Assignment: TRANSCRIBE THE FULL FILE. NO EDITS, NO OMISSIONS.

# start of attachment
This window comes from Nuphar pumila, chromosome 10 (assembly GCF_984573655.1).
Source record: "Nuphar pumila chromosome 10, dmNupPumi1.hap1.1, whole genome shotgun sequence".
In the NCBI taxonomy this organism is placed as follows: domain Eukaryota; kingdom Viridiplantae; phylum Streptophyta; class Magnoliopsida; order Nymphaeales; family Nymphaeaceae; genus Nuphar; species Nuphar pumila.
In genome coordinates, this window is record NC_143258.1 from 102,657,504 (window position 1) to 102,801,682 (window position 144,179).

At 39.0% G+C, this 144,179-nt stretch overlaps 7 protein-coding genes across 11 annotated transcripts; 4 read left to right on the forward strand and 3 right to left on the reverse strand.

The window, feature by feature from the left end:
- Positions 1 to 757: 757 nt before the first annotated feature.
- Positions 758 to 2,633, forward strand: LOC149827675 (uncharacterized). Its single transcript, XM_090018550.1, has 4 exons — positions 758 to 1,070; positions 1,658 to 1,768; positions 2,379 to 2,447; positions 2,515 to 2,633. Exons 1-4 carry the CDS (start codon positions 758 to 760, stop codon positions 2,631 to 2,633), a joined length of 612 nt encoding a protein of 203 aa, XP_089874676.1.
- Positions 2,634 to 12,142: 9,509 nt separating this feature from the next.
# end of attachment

This window comes from Nuphar pumila, chromosome 10 (assembly GCF_984573655.1).
Source record: "Nuphar pumila chromosome 10, dmNupPumi1.hap1.1, whole genome shotgun sequence".
In the NCBI taxonomy this organism is placed as follows: domain Eukaryota; kingdom Viridiplantae; phylum Streptophyta; class Magnoliopsida; order Nymphaeales; family Nymphaeaceae; genus Nuphar; species Nuphar pumila.
In genome coordinates, this window is record NC_143258.1 from 102,657,504 (window position 1) to 102,801,682 (window position 144,179).

At 39.0% G+C, this 144,179-nt stretch overlaps 7 protein-coding genes across 11 annotated transcripts; 4 read left to right on the forward strand and 3 right to left on the reverse strand.

The window, feature by feature from the left end:
- Positions 1 to 757: 757 nt before the first annotated feature.
- Positions 758 to 2,633, forward strand: LOC149827675 (uncharacterized). Its single transcript, XM_090018550.1, has 4 exons — positions 758 to 1,070; positions 1,658 to 1,768; positions 2,379 to 2,447; positions 2,515 to 2,633. Exons 1-4 carry the CDS (start codon positions 758 to 760, stop codon positions 2,631 to 2,633), a joined length of 612 nt encoding a protein of 203 aa, XP_089874676.1.
- Positions 2,634 to 12,142: 9,509 nt separating this feature from the next.